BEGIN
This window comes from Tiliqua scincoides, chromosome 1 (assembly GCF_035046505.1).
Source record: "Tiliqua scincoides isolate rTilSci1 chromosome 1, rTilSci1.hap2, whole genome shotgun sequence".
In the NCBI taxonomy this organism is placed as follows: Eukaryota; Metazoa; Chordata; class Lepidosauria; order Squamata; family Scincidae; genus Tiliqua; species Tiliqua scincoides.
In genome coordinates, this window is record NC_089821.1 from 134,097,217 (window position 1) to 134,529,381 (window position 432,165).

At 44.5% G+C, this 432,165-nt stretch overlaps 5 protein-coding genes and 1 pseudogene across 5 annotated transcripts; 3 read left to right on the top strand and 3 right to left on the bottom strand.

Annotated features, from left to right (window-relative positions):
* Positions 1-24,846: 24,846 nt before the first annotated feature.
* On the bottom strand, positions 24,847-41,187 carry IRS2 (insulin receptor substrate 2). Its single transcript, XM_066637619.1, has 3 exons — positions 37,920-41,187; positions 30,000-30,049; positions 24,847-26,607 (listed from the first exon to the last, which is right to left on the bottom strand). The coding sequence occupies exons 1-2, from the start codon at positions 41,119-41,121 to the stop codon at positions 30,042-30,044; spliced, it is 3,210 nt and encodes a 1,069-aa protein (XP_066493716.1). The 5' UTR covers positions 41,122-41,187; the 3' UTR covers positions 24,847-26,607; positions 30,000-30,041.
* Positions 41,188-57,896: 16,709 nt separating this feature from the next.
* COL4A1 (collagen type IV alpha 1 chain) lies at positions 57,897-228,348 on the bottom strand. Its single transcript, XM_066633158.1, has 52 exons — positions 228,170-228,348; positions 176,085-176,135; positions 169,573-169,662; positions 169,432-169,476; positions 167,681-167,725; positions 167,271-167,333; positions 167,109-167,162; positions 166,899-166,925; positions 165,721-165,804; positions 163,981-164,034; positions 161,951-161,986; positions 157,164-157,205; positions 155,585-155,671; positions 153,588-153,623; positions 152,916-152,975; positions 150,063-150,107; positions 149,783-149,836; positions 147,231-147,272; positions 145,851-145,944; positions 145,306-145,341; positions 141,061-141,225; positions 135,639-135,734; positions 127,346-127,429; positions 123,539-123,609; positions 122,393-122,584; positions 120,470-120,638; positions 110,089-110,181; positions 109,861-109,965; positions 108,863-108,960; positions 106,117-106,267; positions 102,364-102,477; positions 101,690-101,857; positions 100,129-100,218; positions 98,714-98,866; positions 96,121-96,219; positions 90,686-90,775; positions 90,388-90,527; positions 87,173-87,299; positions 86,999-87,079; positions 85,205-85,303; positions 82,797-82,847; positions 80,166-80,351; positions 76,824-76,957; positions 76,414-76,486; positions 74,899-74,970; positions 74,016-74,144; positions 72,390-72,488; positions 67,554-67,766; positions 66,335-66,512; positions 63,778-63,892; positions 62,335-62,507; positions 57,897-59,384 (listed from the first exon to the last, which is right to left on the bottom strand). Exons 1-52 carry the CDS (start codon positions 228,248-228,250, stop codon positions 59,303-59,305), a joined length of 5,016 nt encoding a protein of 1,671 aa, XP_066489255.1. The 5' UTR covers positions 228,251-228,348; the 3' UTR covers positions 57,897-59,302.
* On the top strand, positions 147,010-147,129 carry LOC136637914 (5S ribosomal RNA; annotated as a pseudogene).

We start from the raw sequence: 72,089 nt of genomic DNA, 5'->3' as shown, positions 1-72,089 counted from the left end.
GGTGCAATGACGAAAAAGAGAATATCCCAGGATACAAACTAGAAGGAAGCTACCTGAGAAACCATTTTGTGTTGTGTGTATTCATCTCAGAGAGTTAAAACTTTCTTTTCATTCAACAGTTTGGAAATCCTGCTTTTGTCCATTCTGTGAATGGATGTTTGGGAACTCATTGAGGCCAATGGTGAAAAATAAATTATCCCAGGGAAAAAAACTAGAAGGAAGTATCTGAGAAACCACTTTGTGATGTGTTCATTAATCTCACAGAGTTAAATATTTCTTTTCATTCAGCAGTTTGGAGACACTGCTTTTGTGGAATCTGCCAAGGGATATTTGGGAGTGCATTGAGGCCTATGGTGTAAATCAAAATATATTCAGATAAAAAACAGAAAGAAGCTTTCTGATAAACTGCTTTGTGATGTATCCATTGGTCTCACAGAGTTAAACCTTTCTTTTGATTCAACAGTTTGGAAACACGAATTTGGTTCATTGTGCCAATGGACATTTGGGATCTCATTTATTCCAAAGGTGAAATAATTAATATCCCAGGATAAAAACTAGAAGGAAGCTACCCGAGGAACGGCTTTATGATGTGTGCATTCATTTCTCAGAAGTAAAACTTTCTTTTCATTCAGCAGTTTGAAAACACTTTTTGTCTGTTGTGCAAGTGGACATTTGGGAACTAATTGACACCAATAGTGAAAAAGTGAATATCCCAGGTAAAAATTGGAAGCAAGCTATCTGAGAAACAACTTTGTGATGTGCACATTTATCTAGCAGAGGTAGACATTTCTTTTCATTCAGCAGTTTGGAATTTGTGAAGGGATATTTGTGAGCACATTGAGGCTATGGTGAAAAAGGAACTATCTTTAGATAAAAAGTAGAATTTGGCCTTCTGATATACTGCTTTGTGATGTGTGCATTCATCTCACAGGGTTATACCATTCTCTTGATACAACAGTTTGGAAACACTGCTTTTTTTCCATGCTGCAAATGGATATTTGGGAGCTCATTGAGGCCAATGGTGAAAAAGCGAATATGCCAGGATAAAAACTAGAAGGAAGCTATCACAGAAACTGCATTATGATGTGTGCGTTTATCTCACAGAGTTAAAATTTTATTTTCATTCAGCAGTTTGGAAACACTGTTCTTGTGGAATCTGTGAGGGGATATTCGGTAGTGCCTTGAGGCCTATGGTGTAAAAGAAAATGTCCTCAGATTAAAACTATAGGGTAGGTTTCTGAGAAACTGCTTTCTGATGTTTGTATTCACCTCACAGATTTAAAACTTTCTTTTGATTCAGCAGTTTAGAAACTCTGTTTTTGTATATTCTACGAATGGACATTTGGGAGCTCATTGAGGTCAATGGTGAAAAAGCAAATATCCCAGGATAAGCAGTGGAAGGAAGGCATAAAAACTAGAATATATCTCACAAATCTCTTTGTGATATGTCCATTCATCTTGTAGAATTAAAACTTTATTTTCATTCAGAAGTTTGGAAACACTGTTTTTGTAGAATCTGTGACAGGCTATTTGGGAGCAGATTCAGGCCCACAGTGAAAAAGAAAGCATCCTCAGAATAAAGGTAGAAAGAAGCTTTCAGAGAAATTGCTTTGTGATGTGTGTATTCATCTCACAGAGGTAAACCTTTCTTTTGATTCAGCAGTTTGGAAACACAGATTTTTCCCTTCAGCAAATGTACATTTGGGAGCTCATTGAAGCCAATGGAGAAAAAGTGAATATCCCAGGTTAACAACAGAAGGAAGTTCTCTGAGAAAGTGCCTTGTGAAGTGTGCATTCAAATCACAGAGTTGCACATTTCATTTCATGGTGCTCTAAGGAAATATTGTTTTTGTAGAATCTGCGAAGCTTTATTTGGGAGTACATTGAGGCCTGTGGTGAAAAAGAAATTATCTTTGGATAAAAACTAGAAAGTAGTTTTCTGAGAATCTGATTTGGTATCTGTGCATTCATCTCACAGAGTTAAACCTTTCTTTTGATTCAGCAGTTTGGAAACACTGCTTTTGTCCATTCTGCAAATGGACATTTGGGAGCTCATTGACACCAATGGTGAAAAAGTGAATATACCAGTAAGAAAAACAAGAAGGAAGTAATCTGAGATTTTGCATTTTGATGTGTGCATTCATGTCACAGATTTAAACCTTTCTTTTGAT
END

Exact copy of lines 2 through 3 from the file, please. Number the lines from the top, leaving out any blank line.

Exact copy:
Source record: "Tiliqua scincoides isolate rTilSci1 chromosome 1, rTilSci1.hap2, whole genome shotgun sequence".
In the NCBI taxonomy this organism is placed as follows: Eukaryota; Metazoa; Chordata; class Lepidosauria; order Squamata; family Scincidae; genus Tiliqua; species Tiliqua scincoides.